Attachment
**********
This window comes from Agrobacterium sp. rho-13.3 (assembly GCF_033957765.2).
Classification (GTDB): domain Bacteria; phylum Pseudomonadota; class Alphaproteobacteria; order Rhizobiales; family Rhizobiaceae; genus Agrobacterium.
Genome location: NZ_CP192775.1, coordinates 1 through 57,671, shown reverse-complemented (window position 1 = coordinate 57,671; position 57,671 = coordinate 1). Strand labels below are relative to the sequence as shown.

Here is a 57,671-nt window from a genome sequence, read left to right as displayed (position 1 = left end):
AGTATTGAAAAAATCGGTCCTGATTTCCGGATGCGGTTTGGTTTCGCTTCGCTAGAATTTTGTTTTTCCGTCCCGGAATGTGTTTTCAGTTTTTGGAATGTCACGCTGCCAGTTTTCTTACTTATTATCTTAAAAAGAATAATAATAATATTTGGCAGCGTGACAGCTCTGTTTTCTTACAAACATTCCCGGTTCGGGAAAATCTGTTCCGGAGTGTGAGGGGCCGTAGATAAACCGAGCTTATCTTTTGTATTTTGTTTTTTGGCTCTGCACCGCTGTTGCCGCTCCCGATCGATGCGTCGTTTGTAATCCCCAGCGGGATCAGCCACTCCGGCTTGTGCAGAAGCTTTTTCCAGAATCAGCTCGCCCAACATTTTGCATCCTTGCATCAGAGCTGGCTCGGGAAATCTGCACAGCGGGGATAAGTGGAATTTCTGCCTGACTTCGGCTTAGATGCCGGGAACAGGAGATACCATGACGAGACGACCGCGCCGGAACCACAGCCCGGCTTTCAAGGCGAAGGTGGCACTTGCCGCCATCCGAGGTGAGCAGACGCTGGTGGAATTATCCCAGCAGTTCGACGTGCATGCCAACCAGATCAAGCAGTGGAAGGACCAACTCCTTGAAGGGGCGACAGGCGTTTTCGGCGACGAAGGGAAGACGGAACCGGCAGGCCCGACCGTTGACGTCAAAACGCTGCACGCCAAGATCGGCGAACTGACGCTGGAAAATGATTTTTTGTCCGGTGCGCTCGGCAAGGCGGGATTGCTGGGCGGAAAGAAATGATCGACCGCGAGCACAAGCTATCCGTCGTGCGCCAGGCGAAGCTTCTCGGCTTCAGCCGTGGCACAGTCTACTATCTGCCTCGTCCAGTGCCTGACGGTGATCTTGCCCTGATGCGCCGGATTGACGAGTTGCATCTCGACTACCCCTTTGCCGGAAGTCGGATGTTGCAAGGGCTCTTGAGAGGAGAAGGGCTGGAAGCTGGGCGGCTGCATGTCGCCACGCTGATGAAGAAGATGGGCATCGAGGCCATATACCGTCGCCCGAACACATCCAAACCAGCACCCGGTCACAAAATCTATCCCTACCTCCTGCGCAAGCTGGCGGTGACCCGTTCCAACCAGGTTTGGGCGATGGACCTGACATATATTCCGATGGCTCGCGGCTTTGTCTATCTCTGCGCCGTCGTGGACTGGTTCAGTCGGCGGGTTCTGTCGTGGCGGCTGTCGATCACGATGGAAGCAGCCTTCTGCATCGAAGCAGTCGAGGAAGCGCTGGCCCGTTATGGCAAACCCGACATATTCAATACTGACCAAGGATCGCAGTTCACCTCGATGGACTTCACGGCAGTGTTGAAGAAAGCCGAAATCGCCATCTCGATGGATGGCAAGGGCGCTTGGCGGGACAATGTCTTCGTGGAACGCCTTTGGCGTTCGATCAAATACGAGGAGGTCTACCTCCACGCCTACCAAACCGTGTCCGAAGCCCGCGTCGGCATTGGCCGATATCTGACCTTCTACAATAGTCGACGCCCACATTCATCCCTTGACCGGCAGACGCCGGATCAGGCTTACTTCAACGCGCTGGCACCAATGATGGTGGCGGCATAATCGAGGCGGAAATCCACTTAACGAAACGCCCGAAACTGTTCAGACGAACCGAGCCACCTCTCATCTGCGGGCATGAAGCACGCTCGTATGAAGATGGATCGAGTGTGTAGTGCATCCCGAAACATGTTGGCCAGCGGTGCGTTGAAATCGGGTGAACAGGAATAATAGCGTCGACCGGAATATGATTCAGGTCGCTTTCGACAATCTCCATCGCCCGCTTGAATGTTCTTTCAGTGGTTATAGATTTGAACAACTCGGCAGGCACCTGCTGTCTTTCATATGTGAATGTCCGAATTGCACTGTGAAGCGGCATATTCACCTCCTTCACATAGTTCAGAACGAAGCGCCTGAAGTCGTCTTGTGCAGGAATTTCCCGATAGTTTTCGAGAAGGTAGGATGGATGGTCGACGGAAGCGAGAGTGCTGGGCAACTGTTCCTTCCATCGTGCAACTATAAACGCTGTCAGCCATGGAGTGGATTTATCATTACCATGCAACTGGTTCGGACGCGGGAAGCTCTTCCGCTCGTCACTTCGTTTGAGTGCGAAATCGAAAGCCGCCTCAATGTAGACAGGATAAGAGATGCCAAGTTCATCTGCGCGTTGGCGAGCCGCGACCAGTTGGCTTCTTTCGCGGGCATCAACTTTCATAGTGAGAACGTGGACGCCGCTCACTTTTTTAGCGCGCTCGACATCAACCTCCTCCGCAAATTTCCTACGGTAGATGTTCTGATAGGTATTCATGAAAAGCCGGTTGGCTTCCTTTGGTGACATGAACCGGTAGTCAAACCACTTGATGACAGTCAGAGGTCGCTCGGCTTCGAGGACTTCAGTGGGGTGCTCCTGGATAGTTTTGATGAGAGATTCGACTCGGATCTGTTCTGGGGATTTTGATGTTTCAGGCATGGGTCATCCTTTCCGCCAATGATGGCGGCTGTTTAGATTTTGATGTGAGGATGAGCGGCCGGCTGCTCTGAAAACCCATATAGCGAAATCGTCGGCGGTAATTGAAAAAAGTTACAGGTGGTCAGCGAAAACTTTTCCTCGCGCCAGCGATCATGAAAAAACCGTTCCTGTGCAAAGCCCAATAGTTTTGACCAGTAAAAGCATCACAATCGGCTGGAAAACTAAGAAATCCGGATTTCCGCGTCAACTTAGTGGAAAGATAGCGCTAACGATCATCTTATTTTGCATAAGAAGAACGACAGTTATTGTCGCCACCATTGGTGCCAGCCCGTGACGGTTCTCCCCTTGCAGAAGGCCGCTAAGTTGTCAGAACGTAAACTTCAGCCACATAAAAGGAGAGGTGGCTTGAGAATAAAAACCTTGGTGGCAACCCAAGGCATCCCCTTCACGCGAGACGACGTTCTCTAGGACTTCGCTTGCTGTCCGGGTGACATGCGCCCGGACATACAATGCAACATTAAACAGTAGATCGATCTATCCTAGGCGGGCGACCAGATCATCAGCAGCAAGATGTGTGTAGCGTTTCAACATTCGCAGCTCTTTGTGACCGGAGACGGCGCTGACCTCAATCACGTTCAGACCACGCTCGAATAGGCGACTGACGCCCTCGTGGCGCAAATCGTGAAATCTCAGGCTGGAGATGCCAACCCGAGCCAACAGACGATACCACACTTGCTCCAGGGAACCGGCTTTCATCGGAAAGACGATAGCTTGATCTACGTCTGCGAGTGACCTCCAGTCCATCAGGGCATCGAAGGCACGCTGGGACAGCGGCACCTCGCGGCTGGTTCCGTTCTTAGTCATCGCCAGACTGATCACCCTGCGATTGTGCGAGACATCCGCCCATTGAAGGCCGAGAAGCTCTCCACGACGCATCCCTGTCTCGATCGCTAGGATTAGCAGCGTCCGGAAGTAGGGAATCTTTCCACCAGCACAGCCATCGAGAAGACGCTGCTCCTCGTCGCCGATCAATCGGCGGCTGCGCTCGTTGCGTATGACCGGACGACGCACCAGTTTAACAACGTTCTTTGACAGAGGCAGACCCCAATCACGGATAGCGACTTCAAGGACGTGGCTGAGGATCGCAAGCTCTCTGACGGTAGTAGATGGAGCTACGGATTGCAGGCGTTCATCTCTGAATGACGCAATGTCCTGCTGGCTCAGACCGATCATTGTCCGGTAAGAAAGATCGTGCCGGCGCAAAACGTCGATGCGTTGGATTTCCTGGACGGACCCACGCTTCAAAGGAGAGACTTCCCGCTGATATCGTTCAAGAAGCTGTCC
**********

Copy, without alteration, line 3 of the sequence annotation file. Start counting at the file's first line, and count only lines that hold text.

Genome location: NZ_CP192775.1, coordinates 1 through 57,671, shown reverse-complemented (window position 1 = coordinate 57,671; position 57,671 = coordinate 1). Strand labels below are relative to the sequence as shown.